The election looks tougher than usual for the BJP as it has become a multi-corner fight. The Naga People's Front (NPF), Congress party and the newly formed National Democratic Progressive Party (NDPP) are in the fray besides the BJP.

A coalition led by the NPF and the BJP runs the state. The NPF has 54 seats in the 60-seat house, while the BJP has only four. Congress and the Progressive Party have no seats at all as all eight Congress members merged with the NPF in 2015.

The BJP is following its usual strategy by encouraging leaders from other parties including rival Congress to defect and join them, but the strategy has not gone down well with ordinary Naga people, who have a mistrust of outsiders.

"Being a Naga, it hurts me to see some of our leaders willing to play second fiddle to a party like the BJP, which does not have a base and acceptability among the Naga," said shopkeeper Moa Temsu in Shillong.

It will be hard for the BJP to get the Christian vote if they "play the Hindu card," said a Christian educationist who did not want to be named.

"The Christian community has been always against Hindu fundamentalists … we are concerned that the BJP will support extremist groups," he said.

Naga to vote for change

A prominent Christian leader in Thahekhu village on the outskirts of Nagaland's busy commercial capital told that people will vote for change. "Regardless of any affiliation, we want change," said Reverend T. Sema.

He said the ruling coalition led by the NPF, and even the Congress party that ruled the state for decades, could not offer any lasting solutions to socioeconomic issues.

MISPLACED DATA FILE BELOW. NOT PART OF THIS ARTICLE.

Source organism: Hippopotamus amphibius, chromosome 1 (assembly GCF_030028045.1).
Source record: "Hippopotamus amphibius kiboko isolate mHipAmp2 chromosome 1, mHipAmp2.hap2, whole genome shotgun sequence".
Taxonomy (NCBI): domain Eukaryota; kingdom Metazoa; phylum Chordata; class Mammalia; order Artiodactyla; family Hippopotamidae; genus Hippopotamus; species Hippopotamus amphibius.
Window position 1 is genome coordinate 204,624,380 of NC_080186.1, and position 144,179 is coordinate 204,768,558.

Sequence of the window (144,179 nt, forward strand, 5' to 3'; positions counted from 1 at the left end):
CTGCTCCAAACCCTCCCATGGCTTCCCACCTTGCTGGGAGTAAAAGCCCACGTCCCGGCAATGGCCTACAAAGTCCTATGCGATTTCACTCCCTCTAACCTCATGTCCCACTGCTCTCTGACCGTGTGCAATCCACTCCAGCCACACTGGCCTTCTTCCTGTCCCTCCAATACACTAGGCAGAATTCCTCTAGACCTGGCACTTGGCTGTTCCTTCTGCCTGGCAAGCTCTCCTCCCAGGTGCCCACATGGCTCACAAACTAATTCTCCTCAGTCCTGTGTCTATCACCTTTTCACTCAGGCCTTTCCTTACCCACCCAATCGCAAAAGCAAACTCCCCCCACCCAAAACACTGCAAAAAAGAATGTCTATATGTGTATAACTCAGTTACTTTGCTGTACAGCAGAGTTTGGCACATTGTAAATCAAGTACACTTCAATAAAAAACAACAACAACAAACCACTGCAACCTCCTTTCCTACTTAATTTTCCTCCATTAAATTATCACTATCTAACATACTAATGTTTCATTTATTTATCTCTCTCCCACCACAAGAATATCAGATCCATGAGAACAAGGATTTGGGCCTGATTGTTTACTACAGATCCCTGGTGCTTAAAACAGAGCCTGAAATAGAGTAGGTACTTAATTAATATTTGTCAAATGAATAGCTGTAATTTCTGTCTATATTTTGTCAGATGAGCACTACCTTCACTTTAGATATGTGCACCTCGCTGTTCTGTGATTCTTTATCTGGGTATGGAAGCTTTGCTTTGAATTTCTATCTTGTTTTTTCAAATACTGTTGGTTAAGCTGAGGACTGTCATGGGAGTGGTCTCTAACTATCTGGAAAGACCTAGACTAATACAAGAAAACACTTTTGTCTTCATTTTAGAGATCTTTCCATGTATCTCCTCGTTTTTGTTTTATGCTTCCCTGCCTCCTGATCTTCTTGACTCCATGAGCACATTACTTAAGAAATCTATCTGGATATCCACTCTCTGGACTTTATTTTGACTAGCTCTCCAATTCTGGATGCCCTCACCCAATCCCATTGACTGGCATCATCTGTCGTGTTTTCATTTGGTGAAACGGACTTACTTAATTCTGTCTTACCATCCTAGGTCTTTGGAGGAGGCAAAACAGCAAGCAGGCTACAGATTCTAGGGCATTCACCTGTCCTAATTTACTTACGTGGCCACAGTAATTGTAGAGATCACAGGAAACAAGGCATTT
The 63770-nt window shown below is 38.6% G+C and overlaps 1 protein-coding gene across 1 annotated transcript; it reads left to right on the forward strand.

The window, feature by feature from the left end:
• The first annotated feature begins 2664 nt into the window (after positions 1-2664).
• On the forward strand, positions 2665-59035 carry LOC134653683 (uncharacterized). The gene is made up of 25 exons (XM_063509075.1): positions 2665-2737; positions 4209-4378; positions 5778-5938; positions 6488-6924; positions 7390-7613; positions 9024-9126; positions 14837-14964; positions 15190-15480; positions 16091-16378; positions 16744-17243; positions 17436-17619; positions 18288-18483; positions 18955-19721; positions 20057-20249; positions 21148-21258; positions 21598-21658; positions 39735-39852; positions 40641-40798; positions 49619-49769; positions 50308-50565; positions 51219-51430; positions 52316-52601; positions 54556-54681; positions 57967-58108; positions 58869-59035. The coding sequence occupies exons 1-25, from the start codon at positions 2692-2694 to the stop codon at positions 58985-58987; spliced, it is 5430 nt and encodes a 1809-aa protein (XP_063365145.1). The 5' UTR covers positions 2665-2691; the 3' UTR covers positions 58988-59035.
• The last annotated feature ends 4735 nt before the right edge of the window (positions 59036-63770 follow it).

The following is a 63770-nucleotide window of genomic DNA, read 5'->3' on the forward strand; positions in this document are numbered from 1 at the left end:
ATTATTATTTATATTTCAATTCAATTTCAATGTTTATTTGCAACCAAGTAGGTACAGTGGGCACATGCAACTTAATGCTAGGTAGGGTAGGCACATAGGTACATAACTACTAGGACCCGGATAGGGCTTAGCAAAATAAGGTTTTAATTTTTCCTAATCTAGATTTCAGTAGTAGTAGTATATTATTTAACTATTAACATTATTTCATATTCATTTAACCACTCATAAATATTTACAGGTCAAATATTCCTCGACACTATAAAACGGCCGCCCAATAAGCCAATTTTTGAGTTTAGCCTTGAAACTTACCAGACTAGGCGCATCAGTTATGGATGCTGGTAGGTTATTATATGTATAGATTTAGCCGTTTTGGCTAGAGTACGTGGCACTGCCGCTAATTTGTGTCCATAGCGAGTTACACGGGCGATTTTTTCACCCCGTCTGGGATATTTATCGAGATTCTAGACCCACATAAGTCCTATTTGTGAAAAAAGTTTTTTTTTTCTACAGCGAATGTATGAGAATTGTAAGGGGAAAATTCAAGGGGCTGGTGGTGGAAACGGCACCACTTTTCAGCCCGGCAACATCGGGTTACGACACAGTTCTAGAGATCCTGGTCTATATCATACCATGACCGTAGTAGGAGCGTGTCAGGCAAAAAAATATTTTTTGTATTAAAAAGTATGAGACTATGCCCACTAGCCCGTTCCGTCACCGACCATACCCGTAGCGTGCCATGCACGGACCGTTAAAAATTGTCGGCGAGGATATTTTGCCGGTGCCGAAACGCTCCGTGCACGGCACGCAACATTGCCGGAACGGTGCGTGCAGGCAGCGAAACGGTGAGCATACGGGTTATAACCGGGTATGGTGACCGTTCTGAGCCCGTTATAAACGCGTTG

The seven northeastern states are isolated from mainland India. Most of their grievances do not become issues affecting mainland politics and social life.

Corruption at local level means poverty is growing in villages, said Mughalu Kiwime, a theology teacher.

"Even towns like Mokokchung cannot develop due to corruption," he said, stressing that the BJP may gain from the desire for change.

Businessman Neingulie Angami said: "People are used to corruption and concerned about it. My gut feeling is that one day this anguish will turn into an outburst against the prevailing system."

Cutting across religion and ethnic affiliation, leaders agree that voters longing for change could vote for the BJP if the party could sell the argument that it would help them cure their wounds by working with the BJP government in New Delhi.

If Naga political outfits continue to boycott the polls and Congress remains inactive, the BJP's run to power will be smoother. Local parties know that better than others.

"Our party will prepare for the elections," said Bishnu Bhattacharjee, an official of the ruling NPF. "We will not repeat the mistake of 1998 when we boycotted the polls and Congress by default came to power," he said.

Progressive Party chief Chingwang Konyak told it could not "allow other parties to take the benefit of the political confusion."

That makes it abundantly clear that despite the threats of a boycott, all major parties will participate in the election, and their fate will be known when results are declared on March 3.

Source: UCAN